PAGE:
"Elevation of the Cross," by Peter Paul Rubens

The back-lit morning wave
Clarified emerald suddenly in olive,
Then gone; forever the cry of the Christ's torso
In Rubens' "Elevation of the Cross";
A glass pepper shaker filled to overflowing
By a finger of fallen sun at the close
Of a most mundane afternoon.
Obsessed is perhaps too strong a wod

But I seek the image of emergent light
In everything, as if a life's a collection
Of a thousand thousand such events
Becomes, finally, and somehow,
Through the slippery spirit's incomprehensible means,
A perfect surrender. The desert hermit Antony
Is said to have needed no lamp
To read scripture in his cell at night, so bright
Was the manifest glow of his abandon.

Samuel Harrison, a novelist and poet, coordinates an arts ministry at St. James Episcopal Church in Ormond Beach, Fla.

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Learning to Surrender

Kjetil Kolbjornsrud/Shutterstock

we need to let go of what we are trying to control and reach for God with open hands. Kjetil Kolbjornsrud/Shutterstock

It was my junior year of college. I sat in the balcony of chapel listening to a message and expecting nothing more than the usual chapel routine.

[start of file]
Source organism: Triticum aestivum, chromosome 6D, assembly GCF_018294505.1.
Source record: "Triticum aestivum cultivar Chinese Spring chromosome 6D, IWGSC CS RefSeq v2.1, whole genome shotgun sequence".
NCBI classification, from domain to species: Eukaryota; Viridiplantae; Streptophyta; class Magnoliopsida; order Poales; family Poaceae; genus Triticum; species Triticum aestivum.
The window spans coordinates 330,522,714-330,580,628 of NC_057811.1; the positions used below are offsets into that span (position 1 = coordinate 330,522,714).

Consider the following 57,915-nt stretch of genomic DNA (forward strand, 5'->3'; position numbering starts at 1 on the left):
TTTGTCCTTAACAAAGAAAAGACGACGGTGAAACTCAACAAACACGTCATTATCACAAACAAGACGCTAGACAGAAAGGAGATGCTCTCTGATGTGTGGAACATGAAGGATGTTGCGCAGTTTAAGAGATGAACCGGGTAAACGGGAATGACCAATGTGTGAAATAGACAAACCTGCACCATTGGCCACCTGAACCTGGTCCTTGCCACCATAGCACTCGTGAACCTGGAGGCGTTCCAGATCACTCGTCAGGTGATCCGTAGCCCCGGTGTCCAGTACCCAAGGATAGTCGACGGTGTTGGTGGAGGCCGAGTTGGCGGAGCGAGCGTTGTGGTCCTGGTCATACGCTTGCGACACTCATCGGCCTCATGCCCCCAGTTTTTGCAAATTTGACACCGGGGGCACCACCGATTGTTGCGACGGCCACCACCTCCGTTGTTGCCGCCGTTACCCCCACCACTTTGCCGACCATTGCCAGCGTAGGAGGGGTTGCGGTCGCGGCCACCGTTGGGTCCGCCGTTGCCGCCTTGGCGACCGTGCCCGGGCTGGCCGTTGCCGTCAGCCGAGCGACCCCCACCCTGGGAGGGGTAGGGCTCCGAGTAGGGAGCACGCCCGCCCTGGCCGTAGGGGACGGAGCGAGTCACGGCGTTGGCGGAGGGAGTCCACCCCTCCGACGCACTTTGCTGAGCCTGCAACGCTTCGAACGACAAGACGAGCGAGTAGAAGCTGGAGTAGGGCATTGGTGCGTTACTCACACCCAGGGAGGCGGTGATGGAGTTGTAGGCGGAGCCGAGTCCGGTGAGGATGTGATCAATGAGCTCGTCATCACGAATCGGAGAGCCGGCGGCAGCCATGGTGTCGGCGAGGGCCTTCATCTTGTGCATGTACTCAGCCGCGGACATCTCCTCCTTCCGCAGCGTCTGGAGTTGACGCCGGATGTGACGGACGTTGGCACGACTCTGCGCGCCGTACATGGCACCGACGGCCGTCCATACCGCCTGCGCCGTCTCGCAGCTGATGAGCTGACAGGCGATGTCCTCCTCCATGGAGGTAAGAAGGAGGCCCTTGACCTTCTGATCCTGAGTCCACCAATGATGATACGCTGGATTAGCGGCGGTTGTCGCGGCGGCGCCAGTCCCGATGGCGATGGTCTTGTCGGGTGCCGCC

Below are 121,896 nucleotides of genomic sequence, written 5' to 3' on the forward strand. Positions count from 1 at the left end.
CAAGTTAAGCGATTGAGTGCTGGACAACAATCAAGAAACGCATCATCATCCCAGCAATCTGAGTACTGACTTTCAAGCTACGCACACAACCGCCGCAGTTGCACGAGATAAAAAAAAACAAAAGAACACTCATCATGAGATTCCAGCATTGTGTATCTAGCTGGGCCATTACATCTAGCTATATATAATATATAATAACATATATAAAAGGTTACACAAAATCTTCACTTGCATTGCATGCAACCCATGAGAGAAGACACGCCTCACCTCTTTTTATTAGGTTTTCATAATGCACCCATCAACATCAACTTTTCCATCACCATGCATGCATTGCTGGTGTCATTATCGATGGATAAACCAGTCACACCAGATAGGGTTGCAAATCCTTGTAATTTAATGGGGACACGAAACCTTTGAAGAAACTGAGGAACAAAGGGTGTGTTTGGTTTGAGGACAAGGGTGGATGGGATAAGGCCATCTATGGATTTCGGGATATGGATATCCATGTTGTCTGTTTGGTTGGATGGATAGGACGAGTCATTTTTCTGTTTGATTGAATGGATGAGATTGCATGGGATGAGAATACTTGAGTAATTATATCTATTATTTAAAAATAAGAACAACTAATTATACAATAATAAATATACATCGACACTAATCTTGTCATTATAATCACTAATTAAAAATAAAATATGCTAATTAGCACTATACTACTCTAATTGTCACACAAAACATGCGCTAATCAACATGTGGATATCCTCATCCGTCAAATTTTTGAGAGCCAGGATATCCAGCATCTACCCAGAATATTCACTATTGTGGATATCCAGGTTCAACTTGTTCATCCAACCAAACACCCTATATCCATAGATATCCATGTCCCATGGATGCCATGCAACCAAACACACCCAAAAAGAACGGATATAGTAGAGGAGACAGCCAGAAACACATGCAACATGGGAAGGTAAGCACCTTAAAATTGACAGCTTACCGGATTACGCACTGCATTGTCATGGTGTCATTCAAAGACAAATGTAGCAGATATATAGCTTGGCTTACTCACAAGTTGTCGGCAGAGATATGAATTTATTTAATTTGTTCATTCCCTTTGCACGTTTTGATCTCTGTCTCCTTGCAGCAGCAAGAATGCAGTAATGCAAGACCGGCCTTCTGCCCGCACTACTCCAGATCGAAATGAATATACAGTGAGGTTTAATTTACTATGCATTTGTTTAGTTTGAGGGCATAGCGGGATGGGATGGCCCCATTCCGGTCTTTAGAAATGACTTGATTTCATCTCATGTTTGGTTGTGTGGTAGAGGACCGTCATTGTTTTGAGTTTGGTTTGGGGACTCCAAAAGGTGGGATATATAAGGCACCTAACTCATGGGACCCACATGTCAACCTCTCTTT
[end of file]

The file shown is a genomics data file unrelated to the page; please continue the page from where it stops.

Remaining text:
My life up until that point had been all about finding control and self-worth, which centered on academics and hard work. Blame my culture or my textbook Type A work patterns, but really the core of the issue was my pride and self-reliance. I wanted (and probably in some ways still want) to control and perfect every aspect of my life. X plus Y equals Z, right? 

So, I sat there completely unaware that it would be a message that I still haven’t forgotten. 

Sermon on Losing Your Life and How Jesus Isn’t Your Magical Puppy

Image by Kelly Richardson /

Image by Kelly Richardson /


How are you? I am fine.

Actually that’s not true.

See, I wrote another sermon this week. A real one. I worked on it all week. And then yesterday afternoon I threw it away and just wrote you this letter instead. Because I realized that in my sermon I was trying really hard to convince you of something.

It's Finally Over -- and It Was Wrong

Finally, as President Obama has announced, this American war will soon be over, with most of the 44,000 American troops still in Iraq coming home in time to be with their families for Christmas.

The initial feelings that rushed over me after hearing the White House announcement were of deep relief. But then they turned to deep sadness over the terrible cost of a war that was, from the beginning, wrong; intellectually, politically, strategically and, above all, morally wrong.

The War in Iraq was fundamentally a war of choice, and it was the wrong choice.